Sarah Palin Speaking Contract: 'Rider' Demands First-Class Travel, Pre-Screened Questions, Bendable Straws

Sarah Palin Speaking Contract: 'Rider' Demands First-Class Travel, Pre-Screened Questions, Bendable Straws

SACRAMENTO, Calif. (AP) -- Sarah Palin will get first-class airfare for two and three rooms at a luxury hotel when she gives a speech in June for a university foundation.

And organizers better not forget to stock her lectern with two water bottles and bendable straws.

The details of Palin's contract [PDF] with the California State University, Stanislaus Foundation were contained in five pages of the document retrieved from a campus trash bin by students who heard administrators might be shredding documents related to the speech.

Keep reading below or scroll through details from Palin's contract

State Sen. Leland Yee, D-San Francisco, provided copies of the paperwork Tuesday.

Among other perks, Palin will fly first class - if she flies commercial. If not, "the private aircraft MUST BE a Lear 60 or larger ...," the contract specifies. She also must be provided with a suite and two single rooms in a deluxe hotel.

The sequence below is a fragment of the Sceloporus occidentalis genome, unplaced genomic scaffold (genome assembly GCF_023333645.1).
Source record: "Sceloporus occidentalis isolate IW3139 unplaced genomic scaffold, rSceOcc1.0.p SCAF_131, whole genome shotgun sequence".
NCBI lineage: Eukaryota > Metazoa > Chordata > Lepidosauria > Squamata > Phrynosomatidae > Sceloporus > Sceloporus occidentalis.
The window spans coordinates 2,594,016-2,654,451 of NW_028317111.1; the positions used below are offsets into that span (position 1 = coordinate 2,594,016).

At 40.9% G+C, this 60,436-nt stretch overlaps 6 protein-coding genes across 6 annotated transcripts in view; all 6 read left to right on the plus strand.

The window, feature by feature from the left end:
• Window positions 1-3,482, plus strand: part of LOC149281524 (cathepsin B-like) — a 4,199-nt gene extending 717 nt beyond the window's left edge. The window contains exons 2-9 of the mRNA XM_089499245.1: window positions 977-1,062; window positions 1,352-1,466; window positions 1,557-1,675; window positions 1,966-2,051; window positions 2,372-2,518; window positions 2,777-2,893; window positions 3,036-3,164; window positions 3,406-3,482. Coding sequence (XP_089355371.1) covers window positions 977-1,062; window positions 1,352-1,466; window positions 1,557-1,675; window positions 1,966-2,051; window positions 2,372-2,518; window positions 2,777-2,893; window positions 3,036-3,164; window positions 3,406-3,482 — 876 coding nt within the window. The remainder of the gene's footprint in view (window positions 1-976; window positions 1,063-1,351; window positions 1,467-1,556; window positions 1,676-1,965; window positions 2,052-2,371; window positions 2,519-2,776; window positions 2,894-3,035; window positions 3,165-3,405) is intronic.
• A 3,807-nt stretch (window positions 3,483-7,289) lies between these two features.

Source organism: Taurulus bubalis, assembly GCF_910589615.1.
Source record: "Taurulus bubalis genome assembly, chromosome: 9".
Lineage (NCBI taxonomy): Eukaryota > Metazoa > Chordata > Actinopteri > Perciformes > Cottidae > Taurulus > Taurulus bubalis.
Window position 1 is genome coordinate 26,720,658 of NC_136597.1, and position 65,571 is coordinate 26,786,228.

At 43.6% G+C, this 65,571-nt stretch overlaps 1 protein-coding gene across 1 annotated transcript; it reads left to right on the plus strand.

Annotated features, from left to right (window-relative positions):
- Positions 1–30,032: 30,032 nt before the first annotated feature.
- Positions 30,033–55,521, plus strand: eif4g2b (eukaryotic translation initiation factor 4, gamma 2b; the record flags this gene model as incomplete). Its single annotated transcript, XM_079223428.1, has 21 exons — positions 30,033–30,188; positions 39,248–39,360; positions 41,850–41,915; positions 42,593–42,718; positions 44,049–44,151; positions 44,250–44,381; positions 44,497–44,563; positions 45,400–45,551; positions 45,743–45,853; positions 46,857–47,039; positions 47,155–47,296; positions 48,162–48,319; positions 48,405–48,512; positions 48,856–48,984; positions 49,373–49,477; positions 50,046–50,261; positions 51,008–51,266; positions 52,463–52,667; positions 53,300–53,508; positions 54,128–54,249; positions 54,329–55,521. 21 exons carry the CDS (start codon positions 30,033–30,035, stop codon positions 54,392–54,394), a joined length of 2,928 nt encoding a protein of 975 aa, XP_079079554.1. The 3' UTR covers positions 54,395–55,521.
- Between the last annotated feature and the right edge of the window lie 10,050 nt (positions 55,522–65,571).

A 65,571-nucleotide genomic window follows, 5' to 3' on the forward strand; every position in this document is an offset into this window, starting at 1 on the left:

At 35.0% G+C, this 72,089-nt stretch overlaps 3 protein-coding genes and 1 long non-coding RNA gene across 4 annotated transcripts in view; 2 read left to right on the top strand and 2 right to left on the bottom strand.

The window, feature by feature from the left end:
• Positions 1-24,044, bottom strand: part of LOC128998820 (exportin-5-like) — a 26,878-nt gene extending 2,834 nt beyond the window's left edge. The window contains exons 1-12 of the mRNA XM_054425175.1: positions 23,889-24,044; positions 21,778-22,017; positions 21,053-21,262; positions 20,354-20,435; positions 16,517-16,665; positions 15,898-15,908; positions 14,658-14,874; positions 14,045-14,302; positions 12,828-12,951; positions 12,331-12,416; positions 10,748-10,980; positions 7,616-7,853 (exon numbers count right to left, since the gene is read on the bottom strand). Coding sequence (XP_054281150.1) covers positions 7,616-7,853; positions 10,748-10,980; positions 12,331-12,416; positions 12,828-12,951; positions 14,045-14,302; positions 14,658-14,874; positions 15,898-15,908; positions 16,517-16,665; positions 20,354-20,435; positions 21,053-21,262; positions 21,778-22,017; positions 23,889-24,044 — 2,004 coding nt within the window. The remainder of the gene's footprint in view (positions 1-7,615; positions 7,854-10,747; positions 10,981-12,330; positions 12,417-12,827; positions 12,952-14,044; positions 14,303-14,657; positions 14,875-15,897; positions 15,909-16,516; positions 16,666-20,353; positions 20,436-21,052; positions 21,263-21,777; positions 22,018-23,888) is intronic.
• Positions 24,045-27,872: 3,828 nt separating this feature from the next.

Moreover, for Q&A sessions, the document specifies that "the questions are to be collected from the audience in advance, pre-screened and a designated representative...shall ask questions directly of the speaker [Palin] to avoid delay time with a roving microphone in the audience."

The document, dated March 16, does not include compensation details for Palin, who commands speaking fees as high as $100,000.

The students said they acted on a tip that documents were being shredded last Friday, when campus staff members were supposed to be on furlough.

The foundation previously denied a request to release details of the contract made by The Associated Press under the California Public Records Act.

Last week, the university responded to a public records request by Yee by saying it did not have any documents related to Palin's appearance and had referred the matter to foundation board president Matt Swanson.

The next day, Swanson sent letters to both Yee and The Associated Press stating that Palin's contract has a nondisclosure clause. University foundations and other auxiliary organizations were not subject to the same public records requirements as the university itself, he said.

Yee disputed the claim.

Two of the students who discovered the discarded documents traveled to Sacramento to present them to the state attorney general's office. The office is reviewing Yee's request for an investigation into allegations that the university violated the California Public Records Act.

On Tuesday McClatchy also reported that Palin was seeking to ban cameras and tape recorders from her appearance at CSU Stanislaus:

But for reasons that remain ambiguous, there's no evidence that either video or sound recordings will be permitted at her June 25 speech in Turlock. Palin has imposed similar electronic blackouts at some of her other recent speeches, including several delivered in Florida last month and one delivered in Arkansas in February.

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